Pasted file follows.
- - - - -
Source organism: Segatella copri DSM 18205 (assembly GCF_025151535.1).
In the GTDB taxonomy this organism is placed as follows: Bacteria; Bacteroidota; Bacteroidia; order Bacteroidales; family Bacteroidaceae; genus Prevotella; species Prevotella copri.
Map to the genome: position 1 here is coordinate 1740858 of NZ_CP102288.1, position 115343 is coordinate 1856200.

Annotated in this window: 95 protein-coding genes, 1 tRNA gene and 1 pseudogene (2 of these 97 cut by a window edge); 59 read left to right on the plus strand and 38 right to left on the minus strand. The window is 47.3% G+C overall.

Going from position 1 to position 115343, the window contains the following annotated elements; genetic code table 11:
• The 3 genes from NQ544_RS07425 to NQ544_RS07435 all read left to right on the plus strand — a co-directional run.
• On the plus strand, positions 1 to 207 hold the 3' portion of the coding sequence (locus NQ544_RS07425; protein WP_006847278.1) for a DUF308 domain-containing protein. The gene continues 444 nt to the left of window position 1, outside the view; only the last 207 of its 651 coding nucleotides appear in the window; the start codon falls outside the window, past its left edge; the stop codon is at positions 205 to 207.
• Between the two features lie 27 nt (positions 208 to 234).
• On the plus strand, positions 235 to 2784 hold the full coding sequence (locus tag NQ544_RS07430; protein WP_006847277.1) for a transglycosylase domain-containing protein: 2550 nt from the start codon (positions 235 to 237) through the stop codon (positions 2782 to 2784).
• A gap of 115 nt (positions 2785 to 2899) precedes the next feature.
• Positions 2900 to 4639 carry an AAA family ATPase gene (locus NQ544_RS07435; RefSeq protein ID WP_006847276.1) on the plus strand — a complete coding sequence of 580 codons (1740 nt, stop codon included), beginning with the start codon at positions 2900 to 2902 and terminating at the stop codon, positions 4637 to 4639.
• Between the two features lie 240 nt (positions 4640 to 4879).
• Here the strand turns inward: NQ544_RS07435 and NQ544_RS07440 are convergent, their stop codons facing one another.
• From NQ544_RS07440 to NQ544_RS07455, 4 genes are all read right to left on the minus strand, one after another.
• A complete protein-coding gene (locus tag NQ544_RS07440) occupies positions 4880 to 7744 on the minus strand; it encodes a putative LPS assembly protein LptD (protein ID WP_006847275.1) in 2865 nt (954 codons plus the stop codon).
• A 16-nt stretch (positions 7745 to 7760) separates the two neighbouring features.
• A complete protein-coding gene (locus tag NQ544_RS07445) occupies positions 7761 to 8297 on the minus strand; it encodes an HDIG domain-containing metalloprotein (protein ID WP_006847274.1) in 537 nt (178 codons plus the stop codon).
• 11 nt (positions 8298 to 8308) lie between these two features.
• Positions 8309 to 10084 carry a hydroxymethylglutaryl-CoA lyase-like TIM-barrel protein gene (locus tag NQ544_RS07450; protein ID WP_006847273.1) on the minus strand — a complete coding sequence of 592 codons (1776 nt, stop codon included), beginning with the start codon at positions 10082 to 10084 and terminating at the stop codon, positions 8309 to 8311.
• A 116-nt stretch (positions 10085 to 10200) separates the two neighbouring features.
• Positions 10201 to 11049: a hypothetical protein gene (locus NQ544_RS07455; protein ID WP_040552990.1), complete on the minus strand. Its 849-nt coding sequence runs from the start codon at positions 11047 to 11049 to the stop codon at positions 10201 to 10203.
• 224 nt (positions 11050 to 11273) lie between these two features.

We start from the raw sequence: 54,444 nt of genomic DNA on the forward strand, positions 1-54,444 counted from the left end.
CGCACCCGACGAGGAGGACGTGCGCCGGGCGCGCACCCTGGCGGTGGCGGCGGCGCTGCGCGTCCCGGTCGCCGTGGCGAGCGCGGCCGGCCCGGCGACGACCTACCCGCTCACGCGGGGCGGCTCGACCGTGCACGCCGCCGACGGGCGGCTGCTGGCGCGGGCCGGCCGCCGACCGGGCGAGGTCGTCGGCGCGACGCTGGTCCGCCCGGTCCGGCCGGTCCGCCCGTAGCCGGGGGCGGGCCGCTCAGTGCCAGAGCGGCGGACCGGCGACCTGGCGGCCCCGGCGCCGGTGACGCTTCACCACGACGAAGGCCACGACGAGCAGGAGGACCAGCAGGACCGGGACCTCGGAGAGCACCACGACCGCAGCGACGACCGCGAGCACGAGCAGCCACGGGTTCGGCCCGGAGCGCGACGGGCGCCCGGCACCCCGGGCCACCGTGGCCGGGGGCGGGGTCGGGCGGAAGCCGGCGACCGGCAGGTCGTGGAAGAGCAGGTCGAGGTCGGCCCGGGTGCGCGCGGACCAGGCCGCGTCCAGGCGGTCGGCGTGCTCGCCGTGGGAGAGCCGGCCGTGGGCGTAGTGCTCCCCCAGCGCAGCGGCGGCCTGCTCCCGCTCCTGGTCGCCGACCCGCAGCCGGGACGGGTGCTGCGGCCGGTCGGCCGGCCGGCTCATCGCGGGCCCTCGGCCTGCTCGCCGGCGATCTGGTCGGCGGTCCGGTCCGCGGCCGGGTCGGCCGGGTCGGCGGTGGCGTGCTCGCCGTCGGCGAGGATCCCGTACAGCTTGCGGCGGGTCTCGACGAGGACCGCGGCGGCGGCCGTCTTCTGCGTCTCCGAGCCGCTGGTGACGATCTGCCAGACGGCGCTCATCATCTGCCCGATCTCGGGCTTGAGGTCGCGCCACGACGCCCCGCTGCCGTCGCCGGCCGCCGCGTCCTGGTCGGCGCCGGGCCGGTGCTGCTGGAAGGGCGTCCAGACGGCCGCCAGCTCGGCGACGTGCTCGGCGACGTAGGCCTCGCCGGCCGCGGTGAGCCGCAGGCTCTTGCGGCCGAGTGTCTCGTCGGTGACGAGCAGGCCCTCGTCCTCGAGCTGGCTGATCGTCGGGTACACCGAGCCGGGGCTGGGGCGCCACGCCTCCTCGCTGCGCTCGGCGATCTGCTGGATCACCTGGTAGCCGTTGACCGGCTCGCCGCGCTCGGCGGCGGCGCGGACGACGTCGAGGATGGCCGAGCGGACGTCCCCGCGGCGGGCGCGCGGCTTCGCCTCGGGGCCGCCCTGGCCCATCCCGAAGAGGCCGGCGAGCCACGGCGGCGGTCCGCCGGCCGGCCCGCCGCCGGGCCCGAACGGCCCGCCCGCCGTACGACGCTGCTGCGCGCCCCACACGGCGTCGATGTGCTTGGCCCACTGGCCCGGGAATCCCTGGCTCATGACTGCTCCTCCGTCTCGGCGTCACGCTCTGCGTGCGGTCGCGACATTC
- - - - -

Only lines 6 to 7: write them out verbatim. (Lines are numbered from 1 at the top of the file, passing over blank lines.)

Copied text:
• The 3 genes from NQ544_RS07425 to NQ544_RS07435 all read left to right on the plus strand — a co-directional run.
• On the plus strand, positions 1 to 207 hold the 3' portion of the coding sequence (locus NQ544_RS07425; protein WP_006847278.1) for a DUF308 domain-containing protein. The gene continues 444 nt to the left of window position 1, outside the view; only the last 207 of its 651 coding nucleotides appear in the window; the start codon falls outside the window, past its left edge; the stop codon is at positions 205 to 207.